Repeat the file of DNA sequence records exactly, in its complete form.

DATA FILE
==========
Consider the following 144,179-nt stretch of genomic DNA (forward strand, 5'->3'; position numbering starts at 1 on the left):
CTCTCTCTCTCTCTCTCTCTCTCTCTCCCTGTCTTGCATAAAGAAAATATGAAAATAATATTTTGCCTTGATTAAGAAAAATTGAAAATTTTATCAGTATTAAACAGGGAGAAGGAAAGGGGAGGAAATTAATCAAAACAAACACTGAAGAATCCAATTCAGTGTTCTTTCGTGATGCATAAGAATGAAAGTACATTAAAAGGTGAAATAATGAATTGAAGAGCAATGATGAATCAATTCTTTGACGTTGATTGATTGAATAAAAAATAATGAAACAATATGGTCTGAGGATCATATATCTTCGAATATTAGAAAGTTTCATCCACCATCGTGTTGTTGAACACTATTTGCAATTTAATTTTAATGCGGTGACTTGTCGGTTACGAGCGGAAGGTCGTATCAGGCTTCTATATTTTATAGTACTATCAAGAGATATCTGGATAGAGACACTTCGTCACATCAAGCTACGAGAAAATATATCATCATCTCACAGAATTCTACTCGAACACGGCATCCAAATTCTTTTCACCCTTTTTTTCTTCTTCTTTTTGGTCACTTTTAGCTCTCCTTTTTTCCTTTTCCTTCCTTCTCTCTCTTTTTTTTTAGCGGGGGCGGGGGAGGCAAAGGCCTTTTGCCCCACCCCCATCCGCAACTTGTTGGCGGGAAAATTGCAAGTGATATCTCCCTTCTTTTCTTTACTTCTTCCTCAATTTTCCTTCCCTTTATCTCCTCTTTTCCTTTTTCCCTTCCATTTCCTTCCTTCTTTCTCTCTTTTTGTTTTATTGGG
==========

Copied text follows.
Consider the following 144,179-nt stretch of genomic DNA (forward strand, 5'->3'; position numbering starts at 1 on the left):
CTCTCTCTCTCTCTCTCTCTCTCTCTCCCTGTCTTGCATAAAGAAAATATGAAAATAATATTTTGCCTTGATTAAGAAAAATTGAAAATTTTATCAGTATTAAACAGGGAGAAGGAAAGGGGAGGAAATTAATCAAAACAAACACTGAAGAATCCAATTCAGTGTTCTTTCGTGATGCATAAGAATGAAAGTACATTAAAAGGTGAAATAATGAATTGAAGAGCAATGATGAATCAATTCTTTGACGTTGATTGATTGAATAAAAAATAATGAAACAATATGGTCTGAGGATCATATATCTTCGAATATTAGAAAGTTTCATCCACCATCGTGTTGTTGAACACTATTTGCAATTTAATTTTAATGCGGTGACTTGTCGGTTACGAGCGGAAGGTCGTATCAGGCTTCTATATTTTATAGTACTATCAAGAGATATCTGGATAGAGACACTTCGTCACATCAAGCTACGAGAAAATATATCATCATCTCACAGAATTCTACTCGAACACGGCATCCAAATTCTTTTCACCCTTTTTTTCTTCTTCTTTTTGGTCACTTTTAGCTCTCCTTTTTTCCTTTTCCTTCCTTCTCTCTCTTTTTTTTTAGCGGGGGCGGGGGAGGCAAAGGCCTTTTGCCCCACCCCCATCCGCAACTTGTTGGCGGGAAAATTGCAAGTGATATCTCCCTTCTTTTCTTTACTTCTTCCTCAATTTTCCTTCCCTTTATCTCCTCTTTTCCTTTTTCCCTTCCATTTCCTTCCTTCTTTCTCTCTTTTTGTTTTATTGGG